Saturday, 9 January 2016

Online Privacy: Does it exist?


There's no doubt that online and social media networks have evolved massively since their introduction, and many beyond our imaginations or belief. Something that keeps cropping up around this subject is privacy. We've seen those over sharing people on blogs, Facebook statuses or Twitter tweets that we all simultaneously eye roll over, but when is too much, too much? 

The article that sparked this idea is of course Zoella and Pointless Blog's (i.e. Zoe Sugg and Alfie Deyes) home address being printed in a local newspaper, then distributed across well known online news sites. They're Youtubers, daily vlogging their lives and showing you how to create that perfect golden smokey eye in a 10 minute tutorial. Their fans know what products they use, what they eat and now where they sleep, is that online privacy gone too far? 

It's easy to say now that it's totally unfair that their personal address was published for the public to see, but would it have been easy enough to find out (or at least narrow down) where they lived because their lives are so well documented? I do believe it is an invasion of their privacy to have their address published, but it could be argued that they can determine how much or how little people see if their lives through their social channels, which brings up the phrase creators of their own making.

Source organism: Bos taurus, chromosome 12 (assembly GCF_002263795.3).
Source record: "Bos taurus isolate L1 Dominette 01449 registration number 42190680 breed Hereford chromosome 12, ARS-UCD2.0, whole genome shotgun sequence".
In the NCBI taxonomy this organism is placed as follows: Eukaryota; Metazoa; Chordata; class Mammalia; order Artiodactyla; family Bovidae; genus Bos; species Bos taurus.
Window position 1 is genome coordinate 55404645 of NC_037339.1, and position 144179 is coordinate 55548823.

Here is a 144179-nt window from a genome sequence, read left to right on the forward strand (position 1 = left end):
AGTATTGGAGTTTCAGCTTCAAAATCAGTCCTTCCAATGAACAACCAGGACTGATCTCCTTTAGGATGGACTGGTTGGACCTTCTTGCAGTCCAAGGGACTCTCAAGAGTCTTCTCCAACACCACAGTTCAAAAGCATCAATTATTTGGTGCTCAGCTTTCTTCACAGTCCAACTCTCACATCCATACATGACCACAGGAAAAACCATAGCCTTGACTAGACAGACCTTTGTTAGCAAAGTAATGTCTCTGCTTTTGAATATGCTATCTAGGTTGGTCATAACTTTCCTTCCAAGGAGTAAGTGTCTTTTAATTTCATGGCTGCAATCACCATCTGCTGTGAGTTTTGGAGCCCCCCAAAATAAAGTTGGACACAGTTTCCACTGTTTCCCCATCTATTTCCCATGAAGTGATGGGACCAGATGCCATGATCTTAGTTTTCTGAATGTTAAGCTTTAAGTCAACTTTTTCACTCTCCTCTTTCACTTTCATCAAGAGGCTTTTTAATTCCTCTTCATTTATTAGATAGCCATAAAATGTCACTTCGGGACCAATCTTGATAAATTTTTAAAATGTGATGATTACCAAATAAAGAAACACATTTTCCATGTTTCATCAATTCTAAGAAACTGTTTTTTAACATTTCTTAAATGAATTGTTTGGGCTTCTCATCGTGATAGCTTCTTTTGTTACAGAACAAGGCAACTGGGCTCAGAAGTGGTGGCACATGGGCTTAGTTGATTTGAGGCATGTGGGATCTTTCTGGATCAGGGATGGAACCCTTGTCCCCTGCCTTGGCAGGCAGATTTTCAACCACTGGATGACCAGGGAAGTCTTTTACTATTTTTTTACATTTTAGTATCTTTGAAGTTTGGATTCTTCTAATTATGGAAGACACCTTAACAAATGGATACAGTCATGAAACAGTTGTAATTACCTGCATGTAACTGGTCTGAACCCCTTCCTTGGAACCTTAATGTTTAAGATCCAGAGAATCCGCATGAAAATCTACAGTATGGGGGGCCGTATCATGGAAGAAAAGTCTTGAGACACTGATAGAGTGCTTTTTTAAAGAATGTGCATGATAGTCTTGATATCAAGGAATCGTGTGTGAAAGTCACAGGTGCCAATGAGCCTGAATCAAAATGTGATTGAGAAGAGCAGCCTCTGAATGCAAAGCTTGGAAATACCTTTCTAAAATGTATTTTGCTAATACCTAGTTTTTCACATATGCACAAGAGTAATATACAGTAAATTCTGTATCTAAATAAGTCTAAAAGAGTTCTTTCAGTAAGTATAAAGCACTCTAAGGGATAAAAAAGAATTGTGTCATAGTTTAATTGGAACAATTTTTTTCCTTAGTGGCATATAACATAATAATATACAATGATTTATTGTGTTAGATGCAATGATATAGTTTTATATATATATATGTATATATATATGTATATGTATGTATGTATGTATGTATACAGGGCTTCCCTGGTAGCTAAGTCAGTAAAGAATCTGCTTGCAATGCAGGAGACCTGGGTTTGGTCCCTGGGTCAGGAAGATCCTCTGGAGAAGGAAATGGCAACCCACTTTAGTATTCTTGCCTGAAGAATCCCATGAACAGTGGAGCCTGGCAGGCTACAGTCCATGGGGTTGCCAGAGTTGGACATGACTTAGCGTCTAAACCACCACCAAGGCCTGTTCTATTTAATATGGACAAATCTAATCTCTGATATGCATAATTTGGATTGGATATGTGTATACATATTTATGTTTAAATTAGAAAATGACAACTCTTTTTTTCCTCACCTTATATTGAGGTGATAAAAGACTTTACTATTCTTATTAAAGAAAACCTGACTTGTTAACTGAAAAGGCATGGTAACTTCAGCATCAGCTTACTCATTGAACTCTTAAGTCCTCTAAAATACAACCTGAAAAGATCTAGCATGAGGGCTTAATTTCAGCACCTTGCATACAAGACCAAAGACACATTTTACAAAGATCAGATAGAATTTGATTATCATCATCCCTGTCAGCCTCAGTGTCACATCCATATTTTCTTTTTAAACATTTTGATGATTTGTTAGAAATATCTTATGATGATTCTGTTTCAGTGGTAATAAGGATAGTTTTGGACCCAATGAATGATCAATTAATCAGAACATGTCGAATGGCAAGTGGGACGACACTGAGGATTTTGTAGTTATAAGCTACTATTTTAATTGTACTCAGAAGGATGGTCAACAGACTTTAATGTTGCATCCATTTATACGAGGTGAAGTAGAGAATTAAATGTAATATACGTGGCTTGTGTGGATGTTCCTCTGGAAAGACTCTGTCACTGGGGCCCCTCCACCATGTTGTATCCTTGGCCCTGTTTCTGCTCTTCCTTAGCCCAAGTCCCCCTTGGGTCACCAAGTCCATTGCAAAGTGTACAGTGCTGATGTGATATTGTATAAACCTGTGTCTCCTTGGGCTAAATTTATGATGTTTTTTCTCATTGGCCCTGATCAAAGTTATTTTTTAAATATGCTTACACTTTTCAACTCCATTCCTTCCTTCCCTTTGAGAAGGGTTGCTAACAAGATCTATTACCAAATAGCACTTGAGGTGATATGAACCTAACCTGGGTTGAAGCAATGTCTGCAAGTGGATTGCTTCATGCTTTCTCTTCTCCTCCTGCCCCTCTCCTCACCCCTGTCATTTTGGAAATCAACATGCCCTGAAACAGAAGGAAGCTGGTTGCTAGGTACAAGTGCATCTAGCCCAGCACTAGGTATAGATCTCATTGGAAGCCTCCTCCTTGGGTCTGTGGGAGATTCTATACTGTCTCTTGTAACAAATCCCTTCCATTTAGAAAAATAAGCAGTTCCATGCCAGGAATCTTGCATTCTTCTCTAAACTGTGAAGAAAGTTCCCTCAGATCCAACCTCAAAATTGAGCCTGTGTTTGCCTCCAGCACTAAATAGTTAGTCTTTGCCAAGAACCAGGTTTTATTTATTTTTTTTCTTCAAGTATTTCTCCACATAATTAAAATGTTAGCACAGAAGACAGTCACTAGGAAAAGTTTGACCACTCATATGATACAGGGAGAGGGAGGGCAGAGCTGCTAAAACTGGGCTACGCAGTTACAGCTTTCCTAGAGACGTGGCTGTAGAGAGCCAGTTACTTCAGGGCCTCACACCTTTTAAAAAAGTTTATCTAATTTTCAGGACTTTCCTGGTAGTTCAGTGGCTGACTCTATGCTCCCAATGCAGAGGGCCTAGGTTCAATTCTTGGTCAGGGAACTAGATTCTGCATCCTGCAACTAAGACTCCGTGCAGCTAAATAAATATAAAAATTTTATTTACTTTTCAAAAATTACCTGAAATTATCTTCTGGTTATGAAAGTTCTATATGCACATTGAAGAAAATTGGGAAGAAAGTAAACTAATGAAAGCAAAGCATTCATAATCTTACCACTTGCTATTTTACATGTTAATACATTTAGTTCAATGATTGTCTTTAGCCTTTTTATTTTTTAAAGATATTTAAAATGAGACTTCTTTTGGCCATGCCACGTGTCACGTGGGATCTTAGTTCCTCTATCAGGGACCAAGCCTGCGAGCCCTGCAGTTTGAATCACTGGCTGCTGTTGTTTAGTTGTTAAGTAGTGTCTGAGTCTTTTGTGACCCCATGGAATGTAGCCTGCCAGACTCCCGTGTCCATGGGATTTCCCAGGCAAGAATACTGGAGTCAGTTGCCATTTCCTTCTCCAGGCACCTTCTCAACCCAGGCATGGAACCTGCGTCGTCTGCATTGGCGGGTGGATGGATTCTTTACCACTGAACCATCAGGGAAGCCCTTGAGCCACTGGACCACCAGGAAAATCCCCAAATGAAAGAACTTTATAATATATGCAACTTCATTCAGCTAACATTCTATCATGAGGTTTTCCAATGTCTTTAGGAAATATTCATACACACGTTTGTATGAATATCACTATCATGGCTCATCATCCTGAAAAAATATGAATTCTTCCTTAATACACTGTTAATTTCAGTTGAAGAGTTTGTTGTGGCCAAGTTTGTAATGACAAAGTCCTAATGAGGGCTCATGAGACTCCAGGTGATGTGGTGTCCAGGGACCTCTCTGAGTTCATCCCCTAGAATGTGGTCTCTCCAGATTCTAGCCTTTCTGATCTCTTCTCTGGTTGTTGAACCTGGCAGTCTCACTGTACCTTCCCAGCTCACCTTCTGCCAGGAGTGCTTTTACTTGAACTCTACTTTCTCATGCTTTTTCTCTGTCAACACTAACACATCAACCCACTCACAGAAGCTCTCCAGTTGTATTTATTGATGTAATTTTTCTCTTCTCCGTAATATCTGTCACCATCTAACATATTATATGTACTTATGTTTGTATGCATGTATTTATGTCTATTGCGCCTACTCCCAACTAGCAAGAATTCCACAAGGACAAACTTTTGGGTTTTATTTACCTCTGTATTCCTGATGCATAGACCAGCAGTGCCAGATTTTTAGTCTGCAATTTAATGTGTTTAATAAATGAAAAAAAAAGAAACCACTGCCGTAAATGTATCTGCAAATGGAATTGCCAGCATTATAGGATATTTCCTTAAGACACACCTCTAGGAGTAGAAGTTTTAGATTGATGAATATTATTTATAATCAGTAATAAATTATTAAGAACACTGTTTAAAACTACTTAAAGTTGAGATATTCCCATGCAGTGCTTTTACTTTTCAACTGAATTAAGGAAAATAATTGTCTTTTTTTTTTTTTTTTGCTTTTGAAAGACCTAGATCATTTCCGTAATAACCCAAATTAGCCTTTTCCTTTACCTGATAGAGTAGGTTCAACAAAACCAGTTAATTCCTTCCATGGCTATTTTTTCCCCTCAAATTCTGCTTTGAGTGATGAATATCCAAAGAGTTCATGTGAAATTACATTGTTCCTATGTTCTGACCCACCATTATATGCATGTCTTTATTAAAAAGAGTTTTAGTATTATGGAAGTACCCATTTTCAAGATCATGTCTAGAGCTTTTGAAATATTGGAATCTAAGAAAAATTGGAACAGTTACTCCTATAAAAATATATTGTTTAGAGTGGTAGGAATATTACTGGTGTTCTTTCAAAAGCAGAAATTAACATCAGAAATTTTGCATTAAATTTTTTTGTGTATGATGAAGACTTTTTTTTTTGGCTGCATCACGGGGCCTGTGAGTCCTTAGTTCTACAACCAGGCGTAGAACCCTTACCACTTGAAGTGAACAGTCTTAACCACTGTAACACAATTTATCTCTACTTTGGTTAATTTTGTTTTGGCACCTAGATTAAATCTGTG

On the other side of the spectrum, the Kardashians/Jenners have made their lives and money out of over sharing. We want to know what Kylie's lip products are, how Kim gets that tiny waist and what's happening with Khloe's estranged husband - and we find this all out on Keeping Up With The Kardashians. People look up to them because their perfect portrayal is so attractive and so widely spread across their social media channels.  

We can control our blogs and privacy to an extent, but when is too much, too much? Everyone has the right to a private life, there's no doubting that. But it is worrying that more cases like online sex revenge from bitter ex partners posting intimate pictures are becoming common because there's no online privacy. In the future I can see more apps like Snapchat and Periscope becoming popular because we can get a live peek into someone else's life, perhaps more cases like the above happen to bloggers, youtubers and celebrities and you might even see famour people shun the online world totally, to keep a part of their lives private. 

What do you think of online privacy? Do you believe it exists? 

Thanks for reading!
Rhiannon x

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